Adiv believes that the consequences for Israeli society has been catastrophic; inflating the economic and social gap between the richest and poorest. The ‘socialist’ image of the Israel of the ‘60s and ‘70s has disappeared: “In the past, the egalitarian welfare system was developed at the expenses of the Palestinian population. As a founding element of the Zionist project, the economy was based on the economic and social equality of the Jewish citizens and on discriminations against the Arab communities. Nowadays, this preferential element no longer exists. Through this wild liberalisation, the Israeli political leadership gave birth to a state based on inequality also among the privileged citizens, the Jews”.

This liberal economic policy has also brought together the right and left wing political parties. The Labour Party, which founded the State of Israel and was a significant faction of governments during the first 30 year and being anti-Arab, adopted a structural vision of ethnic inequality which differed from the political ideals of equality found in European socialist parties. In the ‘80s, under the leadership of current Israeli President Shimon Peres, the government, which included the Labour Party, took the decision to move to a market economy which left the labour force without a guiding political force. Adiv explains:  “Since the creation of the State of Israel, worker’s right were ‘granted’ by the political leadership. The improvement in the workers’ conditions wasn’t achieved by a labour movement struggle like in Europe. For this reason, as those rights have been lost first of all, though the privatisation of the pension system, no one protested. Everyone was waiting for a change in government policy and a new grant of fundamental rights”.

The Trade Union, Histadrut, was for decades the only organisation representing the labour force. As an off shoot of (and dependent upon) the Labour Party, it played a central role in developing the government’s labour policies. As the backbone of the Zionist project, from the beginning its aim was to recognise the rights and privileges reserved to the Jewish citizens through absolute control of the trade unions system. Histadrut was the only one allowed to sign collective agreements, and until 2011, partially prevented enrolment of immigrant or Palestinian workers.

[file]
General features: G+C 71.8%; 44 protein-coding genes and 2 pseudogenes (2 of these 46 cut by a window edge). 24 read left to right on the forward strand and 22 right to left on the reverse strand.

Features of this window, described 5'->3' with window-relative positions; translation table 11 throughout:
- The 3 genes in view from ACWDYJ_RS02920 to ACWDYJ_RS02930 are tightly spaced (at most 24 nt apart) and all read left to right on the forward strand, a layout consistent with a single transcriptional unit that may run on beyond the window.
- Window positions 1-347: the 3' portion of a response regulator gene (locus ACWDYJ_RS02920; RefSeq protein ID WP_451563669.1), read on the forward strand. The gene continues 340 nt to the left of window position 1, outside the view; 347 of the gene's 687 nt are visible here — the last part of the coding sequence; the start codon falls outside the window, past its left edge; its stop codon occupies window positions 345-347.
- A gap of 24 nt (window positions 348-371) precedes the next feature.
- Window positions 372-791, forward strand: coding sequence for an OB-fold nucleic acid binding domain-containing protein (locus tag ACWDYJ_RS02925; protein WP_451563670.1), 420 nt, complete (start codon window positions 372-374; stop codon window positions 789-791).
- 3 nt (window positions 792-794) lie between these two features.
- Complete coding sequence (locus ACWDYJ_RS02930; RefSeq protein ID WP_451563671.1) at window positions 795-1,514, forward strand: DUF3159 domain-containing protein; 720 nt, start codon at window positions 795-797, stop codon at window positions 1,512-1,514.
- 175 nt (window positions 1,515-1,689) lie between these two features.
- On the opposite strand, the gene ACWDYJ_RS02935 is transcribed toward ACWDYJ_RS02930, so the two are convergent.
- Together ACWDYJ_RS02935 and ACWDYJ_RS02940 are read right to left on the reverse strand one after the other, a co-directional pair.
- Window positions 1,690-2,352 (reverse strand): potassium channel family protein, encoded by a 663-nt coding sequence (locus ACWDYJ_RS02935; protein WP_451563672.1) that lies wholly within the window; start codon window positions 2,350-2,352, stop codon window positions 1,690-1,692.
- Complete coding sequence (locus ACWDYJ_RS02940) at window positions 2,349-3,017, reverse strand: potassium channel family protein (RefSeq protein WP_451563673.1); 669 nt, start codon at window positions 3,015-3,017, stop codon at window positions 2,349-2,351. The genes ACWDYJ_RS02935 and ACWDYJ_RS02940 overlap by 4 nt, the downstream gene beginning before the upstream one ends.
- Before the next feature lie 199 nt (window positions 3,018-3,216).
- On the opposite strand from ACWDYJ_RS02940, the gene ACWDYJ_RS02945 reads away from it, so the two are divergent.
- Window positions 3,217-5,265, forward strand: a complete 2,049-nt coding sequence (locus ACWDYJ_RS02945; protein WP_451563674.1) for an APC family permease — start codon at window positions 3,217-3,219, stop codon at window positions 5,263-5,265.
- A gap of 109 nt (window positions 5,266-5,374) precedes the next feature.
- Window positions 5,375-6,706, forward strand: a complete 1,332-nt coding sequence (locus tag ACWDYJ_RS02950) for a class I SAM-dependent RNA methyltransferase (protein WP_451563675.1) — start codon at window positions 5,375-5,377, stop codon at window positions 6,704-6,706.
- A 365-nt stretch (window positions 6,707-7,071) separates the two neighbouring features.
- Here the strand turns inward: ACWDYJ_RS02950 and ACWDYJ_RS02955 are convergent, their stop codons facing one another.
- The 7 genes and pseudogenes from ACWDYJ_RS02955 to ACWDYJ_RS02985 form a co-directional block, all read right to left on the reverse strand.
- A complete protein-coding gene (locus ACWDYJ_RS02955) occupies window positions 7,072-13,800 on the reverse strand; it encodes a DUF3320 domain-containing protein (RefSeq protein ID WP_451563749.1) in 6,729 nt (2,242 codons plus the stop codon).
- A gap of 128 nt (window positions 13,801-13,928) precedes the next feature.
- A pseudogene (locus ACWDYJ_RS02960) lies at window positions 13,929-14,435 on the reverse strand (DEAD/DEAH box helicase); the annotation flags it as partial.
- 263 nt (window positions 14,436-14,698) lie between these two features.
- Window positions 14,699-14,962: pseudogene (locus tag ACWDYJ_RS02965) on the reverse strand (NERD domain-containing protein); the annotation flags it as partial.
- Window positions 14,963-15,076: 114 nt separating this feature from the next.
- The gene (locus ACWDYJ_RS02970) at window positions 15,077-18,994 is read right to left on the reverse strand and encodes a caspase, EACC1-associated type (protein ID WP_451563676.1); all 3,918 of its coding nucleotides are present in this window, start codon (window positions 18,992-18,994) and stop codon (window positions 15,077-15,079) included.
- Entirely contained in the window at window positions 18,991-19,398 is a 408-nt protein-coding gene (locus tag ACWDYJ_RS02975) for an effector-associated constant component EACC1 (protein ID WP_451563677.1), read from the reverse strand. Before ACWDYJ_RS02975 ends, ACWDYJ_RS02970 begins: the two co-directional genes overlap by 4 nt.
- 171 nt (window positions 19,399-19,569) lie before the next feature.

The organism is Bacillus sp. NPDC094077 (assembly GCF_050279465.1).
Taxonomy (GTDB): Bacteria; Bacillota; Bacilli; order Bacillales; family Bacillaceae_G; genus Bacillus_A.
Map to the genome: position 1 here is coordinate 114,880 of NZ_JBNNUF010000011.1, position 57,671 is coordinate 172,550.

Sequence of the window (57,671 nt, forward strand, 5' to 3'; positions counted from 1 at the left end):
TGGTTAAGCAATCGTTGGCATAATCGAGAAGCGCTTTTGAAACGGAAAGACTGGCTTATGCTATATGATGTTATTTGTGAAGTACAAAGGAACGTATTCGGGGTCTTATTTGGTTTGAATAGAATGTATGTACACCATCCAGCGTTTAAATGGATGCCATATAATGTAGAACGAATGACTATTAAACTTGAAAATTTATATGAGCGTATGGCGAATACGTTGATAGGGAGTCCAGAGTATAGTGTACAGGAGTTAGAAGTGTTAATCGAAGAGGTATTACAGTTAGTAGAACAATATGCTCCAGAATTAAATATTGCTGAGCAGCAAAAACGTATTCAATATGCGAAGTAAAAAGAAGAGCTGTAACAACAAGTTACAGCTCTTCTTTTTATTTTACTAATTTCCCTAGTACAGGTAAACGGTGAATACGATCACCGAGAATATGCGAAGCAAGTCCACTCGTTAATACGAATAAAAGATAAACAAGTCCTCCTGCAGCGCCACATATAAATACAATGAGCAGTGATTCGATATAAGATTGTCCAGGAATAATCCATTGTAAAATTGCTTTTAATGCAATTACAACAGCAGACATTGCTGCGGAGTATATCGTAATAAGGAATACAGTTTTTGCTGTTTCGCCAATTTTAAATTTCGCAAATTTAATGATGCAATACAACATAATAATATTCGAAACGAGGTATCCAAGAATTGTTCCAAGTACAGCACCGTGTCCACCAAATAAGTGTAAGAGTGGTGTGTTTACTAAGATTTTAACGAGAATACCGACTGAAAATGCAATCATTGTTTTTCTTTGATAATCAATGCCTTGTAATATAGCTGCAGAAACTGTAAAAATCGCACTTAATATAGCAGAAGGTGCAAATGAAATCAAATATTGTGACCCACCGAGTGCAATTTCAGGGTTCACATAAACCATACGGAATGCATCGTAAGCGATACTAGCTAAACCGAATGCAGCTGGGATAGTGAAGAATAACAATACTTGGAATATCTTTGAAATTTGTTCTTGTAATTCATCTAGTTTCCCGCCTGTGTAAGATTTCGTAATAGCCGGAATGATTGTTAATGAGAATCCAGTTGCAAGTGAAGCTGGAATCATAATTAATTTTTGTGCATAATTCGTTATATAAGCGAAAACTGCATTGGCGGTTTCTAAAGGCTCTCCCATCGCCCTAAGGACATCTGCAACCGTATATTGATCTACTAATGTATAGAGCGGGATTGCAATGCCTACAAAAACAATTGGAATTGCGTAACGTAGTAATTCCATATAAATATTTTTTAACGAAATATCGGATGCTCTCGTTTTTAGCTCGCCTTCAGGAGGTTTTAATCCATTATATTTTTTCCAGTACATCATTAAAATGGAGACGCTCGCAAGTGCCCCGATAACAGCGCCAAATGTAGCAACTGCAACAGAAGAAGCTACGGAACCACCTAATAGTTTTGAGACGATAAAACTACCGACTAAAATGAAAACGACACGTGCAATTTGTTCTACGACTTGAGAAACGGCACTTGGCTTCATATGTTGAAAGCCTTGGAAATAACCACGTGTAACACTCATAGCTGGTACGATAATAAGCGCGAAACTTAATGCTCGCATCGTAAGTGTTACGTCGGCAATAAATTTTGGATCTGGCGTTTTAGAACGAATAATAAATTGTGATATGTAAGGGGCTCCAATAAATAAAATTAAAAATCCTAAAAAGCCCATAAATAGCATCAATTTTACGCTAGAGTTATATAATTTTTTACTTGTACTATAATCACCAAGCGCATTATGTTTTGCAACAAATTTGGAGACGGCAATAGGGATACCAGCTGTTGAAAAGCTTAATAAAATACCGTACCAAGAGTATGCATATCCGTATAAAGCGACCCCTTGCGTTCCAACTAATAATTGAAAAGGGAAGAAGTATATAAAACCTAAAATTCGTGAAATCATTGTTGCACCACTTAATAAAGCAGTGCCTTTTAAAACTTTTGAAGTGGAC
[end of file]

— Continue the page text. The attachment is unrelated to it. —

Yonathan Balaban, a member of the independent Israeli trade union, Koach LaOvdim, says: “The goal of the Histadrut for decades has been to create an Arab-free labour market. Until the ‘80s it enjoyed an absolute monopoly over the union system and operated as a dictatorship. The General Secretary and the internal leadership were appointed by the Labour Party, the government at that time, so it was strictly dependent on the political and economic decisions of the executive”.

Experiences of ethnic communities and women in the work force 

One of the central aspects of the Israeli labour market is the systematic discrimination against the Palestinian Arab population. Despite of Labour Laws which extend equal rights and opportunities in employment to Palestinian Arab citizens of Israel, they are unable to enjoy a similar standard of living to their Jewish counterparts.